Native author Tommy Orange of California came to South Hadley, Massachusetts last night to read from his novel, There There. Every seat was filled.
He read the prologue that was full of wit and grit to the mostly White audience. The truth of what the gov’t did/do to Native Americans and how Hollywood depicted/s Indians saddens me. I know the truth he spoke.
The last two lines from the “Urbanity” segment rattled me to sit-up from my slouching position: “Being Indian has never been about returning to the land. The land is everywhere or nowhere” (11).
I noticed he handled the questions like a champ. I think I will be nervous when I read at bookstores (fingers and toes crossed my thesis becomes published someday).
I heard the same wisdom from him as what my first Lesley University MFA mentor, Janet Pocorobba, told me in Fall 2016. Someone asked him how did he deals with painful issues? He replied with pain is relative. Writing helps get through the pain.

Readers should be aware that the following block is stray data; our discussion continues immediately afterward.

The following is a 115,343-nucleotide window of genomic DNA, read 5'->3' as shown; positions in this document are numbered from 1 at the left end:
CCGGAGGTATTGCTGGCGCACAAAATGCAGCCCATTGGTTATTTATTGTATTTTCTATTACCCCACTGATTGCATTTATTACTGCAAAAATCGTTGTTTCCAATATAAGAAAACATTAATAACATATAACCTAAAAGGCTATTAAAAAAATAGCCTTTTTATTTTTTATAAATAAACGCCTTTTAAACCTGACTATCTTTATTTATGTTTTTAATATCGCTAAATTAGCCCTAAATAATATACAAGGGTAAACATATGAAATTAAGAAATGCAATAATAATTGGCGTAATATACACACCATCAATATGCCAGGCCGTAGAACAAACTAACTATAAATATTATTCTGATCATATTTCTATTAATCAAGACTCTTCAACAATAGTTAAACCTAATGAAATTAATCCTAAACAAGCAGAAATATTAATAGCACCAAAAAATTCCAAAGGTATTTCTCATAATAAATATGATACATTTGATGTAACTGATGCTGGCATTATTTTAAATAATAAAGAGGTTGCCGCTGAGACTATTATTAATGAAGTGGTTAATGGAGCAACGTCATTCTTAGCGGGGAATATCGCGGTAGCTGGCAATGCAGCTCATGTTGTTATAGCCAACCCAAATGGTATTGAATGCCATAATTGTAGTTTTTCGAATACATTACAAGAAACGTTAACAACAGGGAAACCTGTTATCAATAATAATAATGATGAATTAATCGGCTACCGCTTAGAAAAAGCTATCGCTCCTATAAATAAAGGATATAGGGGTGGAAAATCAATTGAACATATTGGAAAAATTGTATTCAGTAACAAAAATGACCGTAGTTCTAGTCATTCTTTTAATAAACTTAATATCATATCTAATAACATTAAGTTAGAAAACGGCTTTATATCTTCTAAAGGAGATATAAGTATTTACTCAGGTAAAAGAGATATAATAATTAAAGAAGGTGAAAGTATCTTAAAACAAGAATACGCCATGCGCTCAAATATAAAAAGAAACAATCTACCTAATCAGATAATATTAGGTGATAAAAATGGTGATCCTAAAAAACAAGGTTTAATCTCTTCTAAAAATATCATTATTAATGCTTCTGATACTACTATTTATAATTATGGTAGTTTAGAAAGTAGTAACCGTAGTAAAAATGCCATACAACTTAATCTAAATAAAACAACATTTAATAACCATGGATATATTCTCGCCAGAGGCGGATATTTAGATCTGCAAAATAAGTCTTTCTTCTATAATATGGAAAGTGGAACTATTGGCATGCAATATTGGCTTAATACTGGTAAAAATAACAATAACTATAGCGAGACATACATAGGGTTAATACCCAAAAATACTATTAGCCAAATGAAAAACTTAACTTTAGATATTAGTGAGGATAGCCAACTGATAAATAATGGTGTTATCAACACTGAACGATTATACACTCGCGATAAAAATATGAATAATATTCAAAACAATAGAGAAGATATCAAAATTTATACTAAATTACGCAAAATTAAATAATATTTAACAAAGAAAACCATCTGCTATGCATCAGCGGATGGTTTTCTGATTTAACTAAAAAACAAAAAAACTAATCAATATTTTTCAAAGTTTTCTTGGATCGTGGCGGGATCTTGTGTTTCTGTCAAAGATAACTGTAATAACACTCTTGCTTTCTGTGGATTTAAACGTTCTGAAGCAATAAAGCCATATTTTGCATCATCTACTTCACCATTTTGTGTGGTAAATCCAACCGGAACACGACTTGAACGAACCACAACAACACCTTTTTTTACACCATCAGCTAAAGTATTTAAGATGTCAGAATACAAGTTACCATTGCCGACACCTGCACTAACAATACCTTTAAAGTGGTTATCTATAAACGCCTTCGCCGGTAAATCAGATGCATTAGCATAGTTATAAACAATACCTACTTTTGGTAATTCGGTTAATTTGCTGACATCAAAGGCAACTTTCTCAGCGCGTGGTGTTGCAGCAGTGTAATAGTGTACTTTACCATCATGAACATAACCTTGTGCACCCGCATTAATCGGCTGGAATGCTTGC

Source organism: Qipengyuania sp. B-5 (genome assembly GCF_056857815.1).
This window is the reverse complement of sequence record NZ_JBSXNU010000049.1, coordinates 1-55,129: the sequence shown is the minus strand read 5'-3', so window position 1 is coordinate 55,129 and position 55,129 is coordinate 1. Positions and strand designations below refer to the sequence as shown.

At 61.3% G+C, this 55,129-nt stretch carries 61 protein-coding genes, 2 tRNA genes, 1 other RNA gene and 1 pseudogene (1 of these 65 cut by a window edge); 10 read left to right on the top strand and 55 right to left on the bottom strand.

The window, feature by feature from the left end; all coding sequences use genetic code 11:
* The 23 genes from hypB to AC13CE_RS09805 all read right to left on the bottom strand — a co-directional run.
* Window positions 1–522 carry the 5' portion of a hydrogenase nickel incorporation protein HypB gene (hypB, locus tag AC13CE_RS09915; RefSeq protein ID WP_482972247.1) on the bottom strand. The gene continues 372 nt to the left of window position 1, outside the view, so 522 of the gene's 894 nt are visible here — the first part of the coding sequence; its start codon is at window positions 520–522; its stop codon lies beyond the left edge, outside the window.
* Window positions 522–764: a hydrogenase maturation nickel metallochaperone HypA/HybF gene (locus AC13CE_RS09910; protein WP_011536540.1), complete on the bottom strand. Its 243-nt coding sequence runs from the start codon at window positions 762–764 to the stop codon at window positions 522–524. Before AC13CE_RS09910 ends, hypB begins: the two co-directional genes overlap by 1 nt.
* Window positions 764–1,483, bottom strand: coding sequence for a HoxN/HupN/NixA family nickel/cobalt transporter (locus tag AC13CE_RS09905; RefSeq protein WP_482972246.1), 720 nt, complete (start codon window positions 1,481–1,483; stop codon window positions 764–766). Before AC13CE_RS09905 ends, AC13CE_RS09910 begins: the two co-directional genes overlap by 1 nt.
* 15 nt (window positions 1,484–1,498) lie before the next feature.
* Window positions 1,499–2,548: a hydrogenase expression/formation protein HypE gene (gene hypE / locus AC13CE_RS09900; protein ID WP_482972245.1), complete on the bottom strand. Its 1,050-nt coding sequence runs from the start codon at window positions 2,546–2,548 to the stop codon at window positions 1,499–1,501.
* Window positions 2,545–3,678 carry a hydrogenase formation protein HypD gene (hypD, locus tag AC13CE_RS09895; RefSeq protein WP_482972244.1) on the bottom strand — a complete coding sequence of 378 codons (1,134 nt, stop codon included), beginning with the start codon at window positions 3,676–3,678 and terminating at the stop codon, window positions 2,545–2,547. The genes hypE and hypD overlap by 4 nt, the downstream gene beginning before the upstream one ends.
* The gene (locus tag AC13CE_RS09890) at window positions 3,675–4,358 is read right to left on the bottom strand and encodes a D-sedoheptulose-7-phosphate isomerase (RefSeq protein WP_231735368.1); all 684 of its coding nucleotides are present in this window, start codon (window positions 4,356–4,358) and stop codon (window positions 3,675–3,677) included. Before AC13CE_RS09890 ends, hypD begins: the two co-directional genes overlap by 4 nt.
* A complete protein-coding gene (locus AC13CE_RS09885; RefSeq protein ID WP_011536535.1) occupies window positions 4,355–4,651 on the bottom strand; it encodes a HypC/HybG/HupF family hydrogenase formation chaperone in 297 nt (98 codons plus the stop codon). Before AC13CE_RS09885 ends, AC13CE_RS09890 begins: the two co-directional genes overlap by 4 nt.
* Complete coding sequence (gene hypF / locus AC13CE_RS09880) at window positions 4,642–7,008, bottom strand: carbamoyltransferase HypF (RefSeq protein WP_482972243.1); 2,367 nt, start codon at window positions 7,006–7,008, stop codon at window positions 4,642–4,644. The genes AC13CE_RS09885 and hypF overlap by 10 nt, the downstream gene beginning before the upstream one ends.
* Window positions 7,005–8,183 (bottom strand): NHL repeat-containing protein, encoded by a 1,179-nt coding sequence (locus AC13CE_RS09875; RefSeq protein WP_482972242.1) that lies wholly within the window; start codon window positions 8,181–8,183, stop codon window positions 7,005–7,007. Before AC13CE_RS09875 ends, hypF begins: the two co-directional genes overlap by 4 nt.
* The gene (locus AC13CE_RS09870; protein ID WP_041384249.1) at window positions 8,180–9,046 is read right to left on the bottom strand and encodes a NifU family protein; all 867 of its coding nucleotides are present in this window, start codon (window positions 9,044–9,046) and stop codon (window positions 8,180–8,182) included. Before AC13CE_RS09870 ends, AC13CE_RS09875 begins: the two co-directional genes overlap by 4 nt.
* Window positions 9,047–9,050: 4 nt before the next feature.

I know his book will detail the pain that fellow Indians felt/feel. It’s inevitable.
I asked him what his favorite part of the book was (I’m a spazz; I admit it).
He said he loved writing it. I shouldn’t be surprised as I agonize editing my thesis for the hundredth time. It’s a perverse love that only fellow writers understand.
It’s all good. I went with my Native elder, Joyce Vincent, and met some UMass Amherst faculty and another Native with husband. I wish more Natives attended but on a Wednesday night, who knows what everyone’s schedules are. We laughed and nodded and clapped for this gentleman. I’m glad we went and look forward to reading his book.